Mike Baird’s new cabinet

Ailie Bruins writes: Re. “Moist Mike Baird finds a middle ground with new cabinet” (April 2). I fear that our veteran NSW journalist Alex Mitchell may have meant Matthew Mason-Cox rather than Matt Kean when referring to the ‘two vehement right-wingers’ (Jai Rowell and Matt Kean). I think Matt Kean is quite moderate. Perhaps Matt can speak for himself.

Alex Mitchell writes:  If he is a small l liberal I wait to hear his support for issues such as gay marriage and basic human rights for asylum seekers and their children, signature issues for moderates.

On governments and domestic violence

Caroline Armstrong  writes: Re. “Finally, a government taking domestic violence seriously” (April 2). I hope I’m not the only one to point out that Victoria has had a Minister for the Prevention of Family Violence since the last election here. Her name is Fiona Richardson  and in December a Royal Commission into Family Violence was announced. The Royal Commission into Family Violence will be led by Justice Marcia Neave AO (Justice of Appeal in the Supreme Court of Victoria since 2006). Justice Neave will retire from the bench prior to the Governor’s appointment. Justice Neave has a celebrated history in academia, policy and the law. She was the foundation chair of the Victorian Law Reform Commission, conducting inquiries into sexual offences, homicide and disability.

The Royal Commission will investigate the entire family violence support system and justice system from the ground up, including government and non-government organisations, courts, prosecutors, police, corrections and child protection.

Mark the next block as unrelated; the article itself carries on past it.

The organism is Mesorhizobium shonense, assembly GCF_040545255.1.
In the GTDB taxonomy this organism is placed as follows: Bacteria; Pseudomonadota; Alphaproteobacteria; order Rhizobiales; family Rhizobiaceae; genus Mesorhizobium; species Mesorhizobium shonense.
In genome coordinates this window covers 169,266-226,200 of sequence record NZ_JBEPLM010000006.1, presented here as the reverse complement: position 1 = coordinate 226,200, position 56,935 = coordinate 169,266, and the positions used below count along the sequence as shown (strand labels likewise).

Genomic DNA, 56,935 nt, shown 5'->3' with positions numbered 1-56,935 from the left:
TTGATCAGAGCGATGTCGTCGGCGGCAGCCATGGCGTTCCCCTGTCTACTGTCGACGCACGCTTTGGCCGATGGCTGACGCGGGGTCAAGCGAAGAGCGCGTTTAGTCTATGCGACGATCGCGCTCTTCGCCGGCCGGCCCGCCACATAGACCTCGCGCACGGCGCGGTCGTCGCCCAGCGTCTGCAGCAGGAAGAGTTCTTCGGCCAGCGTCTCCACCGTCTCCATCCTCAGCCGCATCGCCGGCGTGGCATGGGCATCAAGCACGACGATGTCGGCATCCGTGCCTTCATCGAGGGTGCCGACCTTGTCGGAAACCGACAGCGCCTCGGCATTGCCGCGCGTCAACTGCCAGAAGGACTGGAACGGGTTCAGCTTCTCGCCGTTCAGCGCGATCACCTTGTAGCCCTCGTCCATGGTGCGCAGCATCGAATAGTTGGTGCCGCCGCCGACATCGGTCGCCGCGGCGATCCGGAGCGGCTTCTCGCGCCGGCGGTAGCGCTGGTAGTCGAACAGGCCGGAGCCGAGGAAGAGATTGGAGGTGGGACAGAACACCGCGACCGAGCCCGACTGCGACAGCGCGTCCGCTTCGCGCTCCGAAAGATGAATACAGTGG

Crikey writes: You’re right, Caroline — credit to the Andrews government, and apologies to Fiona Richardson for the oversight.

On society and depression

Humphrey Bower writes: Re. “Rundle: ‘depression confessional’ culture obscures the true nature of mental illness” (April 2). Thanks Guy for a thoughtful and discriminating piece. My psychiatrist father always said that in his experience there were people who suffered from manic-depression (which he regarded as a full-blown psychotic illness, probably biochemical in aetiology) and people who were “rationally” depressed because they had something to be sad about. This would I think include the social anomie you describe as a by-product of modernity.

Freud however also spoke of something he called “neurotic misery”, which he claimed psychoanalysis could cure to extent that it could be replaced by “the normal unhappiness that is the common lot of humanity”. I suspect anxiety can be similarly differentiated between neurotic phobias on the one hand and “rational” anxiety in face of modernity or indeed existence on the other. Kierkegaard dignified the latter with a spiritual significance (which Heidegger later ontologized); the Great Dane also elevated despair to a spiritual “sickness unto death”.

None of which is to diminish the suffering of those afflicted by any of these variations on the theme of being human; nor to dispute anyone’s right to alleviate that suffering however they can: medication, analysis, cognitive behavioural therapy, meditation, religion, philosophy, the endorphins released by physical exercise, or any combination of the above. Physical exercise has worked wonders for me, with occasional resort to an analyst with whom I have a reliable sense of rapport. Ultimately however the closest we can get to a cure is (as you imply) at least the idea of a good life and a better society.

Peter Fray

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